5 Papers Exploring Scientists as Public Intellectuals

Some interesting papers from JCOM: The Journal of Science Communication exploring the concept of scientists as public intellectuals.
  • WHY SPEAK?
  • SCIENCE COMMUNICATION AND THE PUBLIC INTELLECTUAL: A VIEW FROM PHILOSOPHY
  • EVOLUTION OF A PUBLIC INTELLECTUAL: CORAL REEF BIOLOGIST JEREMY JACKSON
  • BABELFISH AND THE PECULIAR SYMBIOSIS OF PUBLIC INTELLECTUALISM AND ACADEMIA
  • CONSIDERING THE ACADEMY: ACADEMICS, PUBLIC INTELLECTUALS AND ACTIVISM

WHY SPEAK?

by Emma Johnston

In an information free-for-all why should scientists bother to add their voice? In this commentary piece I argue there is an increasingly important role for scientists amongst the growing ranks of public intellectuals and the many who style themselves as such. First, we must become the sifters and sorters. We need to be willing to use our research and analytical skills to identify what is valuable amongst all the noise, and, if necessary, to volubly reject what is not. And, second, we need to create and defend the space everyone needs for deep thought and consideration. We need to influence ongoing debates by seeking to push them towards evidence-based arguments and areas of scientific consensus. To sift out the deliberately distracting stories and to counter fake news.

SCIENCE COMMUNICATION AND THE PUBLIC INTELLECTUAL: A VIEW FROM PHILOSOPHY

by Patrick Stokes

While science communication has become increasingly professionalized, philosophers have been far less active in, and reflective about, how we talk to the public. In thinking about the relationship between the ‘public intellectual’ and science communication, however,  philosophy has some important contributions to make, despite the differences of content and disciplinary approach. What, then, can both these professions learn from each other about how to engage with the public – and the risks that this might involve?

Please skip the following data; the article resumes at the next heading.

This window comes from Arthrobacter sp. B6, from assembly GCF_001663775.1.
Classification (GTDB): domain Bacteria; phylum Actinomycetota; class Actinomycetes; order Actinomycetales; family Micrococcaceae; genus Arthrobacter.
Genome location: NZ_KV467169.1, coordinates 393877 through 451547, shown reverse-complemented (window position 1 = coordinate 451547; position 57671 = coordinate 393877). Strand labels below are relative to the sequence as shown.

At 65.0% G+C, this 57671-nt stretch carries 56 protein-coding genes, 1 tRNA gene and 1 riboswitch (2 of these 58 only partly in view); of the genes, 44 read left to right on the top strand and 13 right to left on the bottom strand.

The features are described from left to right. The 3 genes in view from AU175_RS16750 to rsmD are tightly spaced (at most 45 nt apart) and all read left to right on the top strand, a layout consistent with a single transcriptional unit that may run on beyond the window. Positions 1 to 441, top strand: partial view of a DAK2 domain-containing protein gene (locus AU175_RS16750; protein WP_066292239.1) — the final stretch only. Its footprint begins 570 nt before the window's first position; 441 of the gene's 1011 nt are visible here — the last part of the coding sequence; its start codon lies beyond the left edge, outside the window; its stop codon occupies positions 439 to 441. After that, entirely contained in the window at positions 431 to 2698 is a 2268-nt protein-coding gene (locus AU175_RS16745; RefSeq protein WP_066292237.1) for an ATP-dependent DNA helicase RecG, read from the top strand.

• Download this JCOM paper as a PDF
  • Citation: Stokes, P. (2017). ‘Science communication and the public intellectual: a view from philosophy’. JCOM 16 (01), C03.

EVOLUTION OF A PUBLIC INTELLECTUAL: CORAL REEF BIOLOGIST JEREMY JACKSON

By Randy Olson

This commentary is both a case study of the evolution of one public intellectual, and an analysis of how he has broadened his voice beyond the standard academic bubble. His story gives a perspective on the question of, “How do public intellectuals get their start?” They almost certainly begin as “mere” intellectuals — the public part comes later. But how? How does a studious academic go from following the media to being part of the media?

BABELFISH AND THE PECULIAR SYMBIOSIS OF PUBLIC INTELLECTUALISM AND ACADEMIA

by Kylie Walker

Arthur Dent’s reluctant hitchhike through the Milky Way would not have been possible without the babelfish, which was nourished by his brain waves and in return decoded foreign languages for him. In much the same way, public intellectuals serve as science and technology academia’s babelfish for the non-STEM savvy. While STEM academics continue to push back the frontiers of knowledge, public intellectuals equip the community with the knowledge we need to make big decisions, both for our own individual lives and for our society.

  • Download this JCOM paper as a PDF
  • Citation: Walker, K. (2017). ‘Babelfish and the peculiar symbiosis of public intellectualism and academia’. JCOM 16 (01), C05.

CONSIDERING THE ACADEMY: ACADEMICS, PUBLIC INTELLECTUALS AND ACTIVISM

by Emma Weitkamp

Reflecting on the public role of academics, this issue of JCOM includes a set of commentaries exploring public intellectuals and intellectualism. The commentaries explore the role of academics in public debates, both as bringers of facts and passion. These pieces, together with past commentaries and letters to JCOM raise interesting questions about the role of academics in public debates that are, perhaps not those usually trodden in the academic literature.


These abstracts are shared under Creative Commons License 4.0 

Visit JCOM: The Journal of Science Communication

Header Image: Created by Harryarts – Freepik.com

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